South Sudan: Make or Break for South Sudan in 2018 As International Interest Wanes

Hentet fra | Av Fred Oluoch

2018 will be make or break time for South Sudan as the international community intervenes perhaps for the last time.

After four years of civil war, effort by the Inter-Governmental Authority on Development to resuscitate the August 2015 peace agreement is headed for proper negotiations in February 2018.

The South Sudan political leaders are also feeling the pressure from the general population, which is tired of war because children have not been going to school for the past four years, the healthcare system is broken and almost two million face starvation as farming activities had stopped in most regions.

«Politicians are now being forced to listen to the cry of the people and feeling the pressure from the international community. However, some of them are afraid of being called to account once the war stops,» said Jervasio Okot, a South Sudan Political Analyst based in Nairobi.

President Salva Kiir in a Christmas message promised a new dawn of peace and stability in 2018 and said the government must recommit itself to the course of peace, and extend a hand of unity and friendship across the divided country.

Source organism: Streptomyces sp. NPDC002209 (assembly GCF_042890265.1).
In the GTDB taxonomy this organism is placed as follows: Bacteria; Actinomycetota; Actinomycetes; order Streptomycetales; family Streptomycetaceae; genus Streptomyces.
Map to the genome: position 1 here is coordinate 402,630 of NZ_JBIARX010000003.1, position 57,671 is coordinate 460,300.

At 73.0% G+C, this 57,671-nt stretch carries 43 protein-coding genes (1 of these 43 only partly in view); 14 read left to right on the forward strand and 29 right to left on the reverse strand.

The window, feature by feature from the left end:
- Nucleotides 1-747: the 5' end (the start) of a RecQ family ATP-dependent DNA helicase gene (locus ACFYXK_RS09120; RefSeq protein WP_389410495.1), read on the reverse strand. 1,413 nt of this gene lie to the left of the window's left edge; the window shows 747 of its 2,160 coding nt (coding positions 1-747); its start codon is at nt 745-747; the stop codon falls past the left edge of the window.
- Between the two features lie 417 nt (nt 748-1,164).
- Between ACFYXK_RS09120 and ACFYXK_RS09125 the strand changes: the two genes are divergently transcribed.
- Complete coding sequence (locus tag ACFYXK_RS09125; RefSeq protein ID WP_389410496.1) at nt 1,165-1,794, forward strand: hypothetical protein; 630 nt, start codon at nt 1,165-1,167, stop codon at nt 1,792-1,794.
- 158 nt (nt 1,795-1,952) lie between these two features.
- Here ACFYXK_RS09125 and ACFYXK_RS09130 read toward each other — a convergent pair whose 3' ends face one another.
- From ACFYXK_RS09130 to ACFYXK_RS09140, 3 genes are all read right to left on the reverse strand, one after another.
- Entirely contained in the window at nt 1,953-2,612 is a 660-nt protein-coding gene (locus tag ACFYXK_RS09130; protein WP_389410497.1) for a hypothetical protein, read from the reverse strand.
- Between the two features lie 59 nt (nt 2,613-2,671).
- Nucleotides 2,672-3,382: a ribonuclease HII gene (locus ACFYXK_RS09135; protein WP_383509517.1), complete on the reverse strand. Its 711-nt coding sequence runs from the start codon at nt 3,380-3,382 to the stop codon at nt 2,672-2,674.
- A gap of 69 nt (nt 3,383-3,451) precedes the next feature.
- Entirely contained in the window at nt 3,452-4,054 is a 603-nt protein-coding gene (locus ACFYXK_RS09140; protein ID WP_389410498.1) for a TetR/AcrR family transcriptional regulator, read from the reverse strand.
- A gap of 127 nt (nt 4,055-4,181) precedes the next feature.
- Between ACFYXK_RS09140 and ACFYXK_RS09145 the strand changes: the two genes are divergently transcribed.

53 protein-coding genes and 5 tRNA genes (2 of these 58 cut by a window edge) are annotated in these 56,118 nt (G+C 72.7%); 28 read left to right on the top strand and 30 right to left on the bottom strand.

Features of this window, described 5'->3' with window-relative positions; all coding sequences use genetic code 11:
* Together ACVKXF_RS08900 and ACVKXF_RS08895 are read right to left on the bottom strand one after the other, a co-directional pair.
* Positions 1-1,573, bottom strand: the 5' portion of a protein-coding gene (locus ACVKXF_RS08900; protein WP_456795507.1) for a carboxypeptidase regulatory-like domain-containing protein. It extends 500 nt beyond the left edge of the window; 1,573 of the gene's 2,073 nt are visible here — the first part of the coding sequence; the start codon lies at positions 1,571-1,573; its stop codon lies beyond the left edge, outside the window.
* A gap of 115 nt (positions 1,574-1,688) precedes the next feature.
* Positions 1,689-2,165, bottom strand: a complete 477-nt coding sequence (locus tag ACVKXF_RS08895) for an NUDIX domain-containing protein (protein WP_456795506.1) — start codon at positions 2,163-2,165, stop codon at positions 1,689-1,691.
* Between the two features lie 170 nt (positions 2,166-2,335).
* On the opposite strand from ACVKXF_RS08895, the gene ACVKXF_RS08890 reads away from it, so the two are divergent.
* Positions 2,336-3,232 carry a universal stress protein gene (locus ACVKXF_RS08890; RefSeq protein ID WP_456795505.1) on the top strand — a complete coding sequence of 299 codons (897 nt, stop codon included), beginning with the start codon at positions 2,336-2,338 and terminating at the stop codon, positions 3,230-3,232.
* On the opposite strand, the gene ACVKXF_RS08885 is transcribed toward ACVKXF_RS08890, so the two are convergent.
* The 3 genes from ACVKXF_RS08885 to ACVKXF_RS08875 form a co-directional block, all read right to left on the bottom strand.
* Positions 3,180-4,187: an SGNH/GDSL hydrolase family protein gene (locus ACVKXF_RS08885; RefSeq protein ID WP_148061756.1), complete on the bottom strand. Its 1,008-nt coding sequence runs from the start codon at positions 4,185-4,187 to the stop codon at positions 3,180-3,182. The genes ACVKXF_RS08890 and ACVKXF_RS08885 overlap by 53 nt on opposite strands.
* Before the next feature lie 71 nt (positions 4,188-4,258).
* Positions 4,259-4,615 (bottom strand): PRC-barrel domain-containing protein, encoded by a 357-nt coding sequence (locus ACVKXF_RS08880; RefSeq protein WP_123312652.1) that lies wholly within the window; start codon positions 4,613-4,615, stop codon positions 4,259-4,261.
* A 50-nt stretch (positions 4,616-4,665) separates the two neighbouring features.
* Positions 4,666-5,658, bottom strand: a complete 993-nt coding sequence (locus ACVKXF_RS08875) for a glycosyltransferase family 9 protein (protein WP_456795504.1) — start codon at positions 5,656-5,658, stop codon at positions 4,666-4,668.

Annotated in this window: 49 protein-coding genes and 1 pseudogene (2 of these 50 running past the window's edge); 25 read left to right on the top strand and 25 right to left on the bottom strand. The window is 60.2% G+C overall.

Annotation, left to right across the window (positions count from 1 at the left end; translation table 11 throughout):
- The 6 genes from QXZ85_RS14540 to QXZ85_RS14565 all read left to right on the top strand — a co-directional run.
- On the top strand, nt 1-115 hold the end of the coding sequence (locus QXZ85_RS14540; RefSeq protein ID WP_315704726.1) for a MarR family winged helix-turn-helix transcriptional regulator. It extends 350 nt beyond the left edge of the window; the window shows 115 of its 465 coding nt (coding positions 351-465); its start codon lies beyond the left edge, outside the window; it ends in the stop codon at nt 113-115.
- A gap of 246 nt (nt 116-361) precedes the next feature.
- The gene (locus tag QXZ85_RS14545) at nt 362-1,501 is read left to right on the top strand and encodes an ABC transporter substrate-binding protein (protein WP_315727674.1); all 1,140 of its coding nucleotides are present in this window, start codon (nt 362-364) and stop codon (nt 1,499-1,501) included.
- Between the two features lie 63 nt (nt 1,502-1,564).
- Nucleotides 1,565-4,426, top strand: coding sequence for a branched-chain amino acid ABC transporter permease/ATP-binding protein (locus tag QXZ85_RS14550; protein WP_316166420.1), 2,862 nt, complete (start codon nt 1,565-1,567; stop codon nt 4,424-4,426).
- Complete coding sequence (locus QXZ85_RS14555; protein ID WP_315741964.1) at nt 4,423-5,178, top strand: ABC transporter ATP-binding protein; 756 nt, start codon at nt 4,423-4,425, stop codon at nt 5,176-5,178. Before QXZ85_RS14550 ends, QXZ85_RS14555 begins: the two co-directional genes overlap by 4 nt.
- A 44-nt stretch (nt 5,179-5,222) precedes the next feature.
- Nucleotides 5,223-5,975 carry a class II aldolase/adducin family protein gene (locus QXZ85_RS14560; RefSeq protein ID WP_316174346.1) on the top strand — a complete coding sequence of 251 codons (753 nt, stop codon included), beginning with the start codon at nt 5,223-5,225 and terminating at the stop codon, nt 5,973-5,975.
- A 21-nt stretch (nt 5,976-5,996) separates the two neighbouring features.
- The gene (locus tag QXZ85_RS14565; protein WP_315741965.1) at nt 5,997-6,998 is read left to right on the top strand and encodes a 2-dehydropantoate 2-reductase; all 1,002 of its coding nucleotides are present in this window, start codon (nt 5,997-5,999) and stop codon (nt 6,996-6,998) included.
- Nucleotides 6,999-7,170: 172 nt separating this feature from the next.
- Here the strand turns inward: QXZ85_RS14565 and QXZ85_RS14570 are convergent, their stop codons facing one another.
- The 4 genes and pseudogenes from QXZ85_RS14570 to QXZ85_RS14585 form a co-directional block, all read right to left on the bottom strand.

Riek Machar said that he has been pushing for the 2015 agreement to be re-evaluated and is keen to respect the cessation of hostilities agreement signed on December 21.

According to the International Crisis Group, more than 100,000 people have lost their lives in the conflict since 2013 and more continue to die in localised conflict over resources and boundary disputes throughout the country.

Even if the politicians and militias agree to silence the guns, suffering is likely to continue throughout the year. Four million people remain internally displaced and close to three million are refugees in neighbouring Kenya, Sudan, Ethiopia and Uganda. Civil servants have to go without pay for sometimes up to eight months.

Aid agencies appeal for $1.72 billion to assist six million people. Destruction of schools and the departure of teachers from many affected areas has severely hindered access to education, with two million children out of school.

James Morgan, the South Sudan Ambassador to Ethiopia said the international community must be ready to deal firmly with those violating the cessation of hostilities agreement if the country is to realise meaningful peace in 2018.

Besides the inclusion of more players in the government, South Sudan will have to deal with the issue of the 32 states that have been created by President Kiir, but which has been a source of boundary conflict even in areas that were previously peaceful.

According to the 2015 peace agreement, elections were supposed to be held in 2018 at the expiry of a transitional government of national unity, but South Sudan experts say that it would be difficult to hold elections when key components of the agreement are yet to be implemented.

They include a truth and reconciliation commission, a hybrid court to hold to account those who committed war crimes, a comprehensive constitutional review and compensation to families who lost their loved ones and property during the war.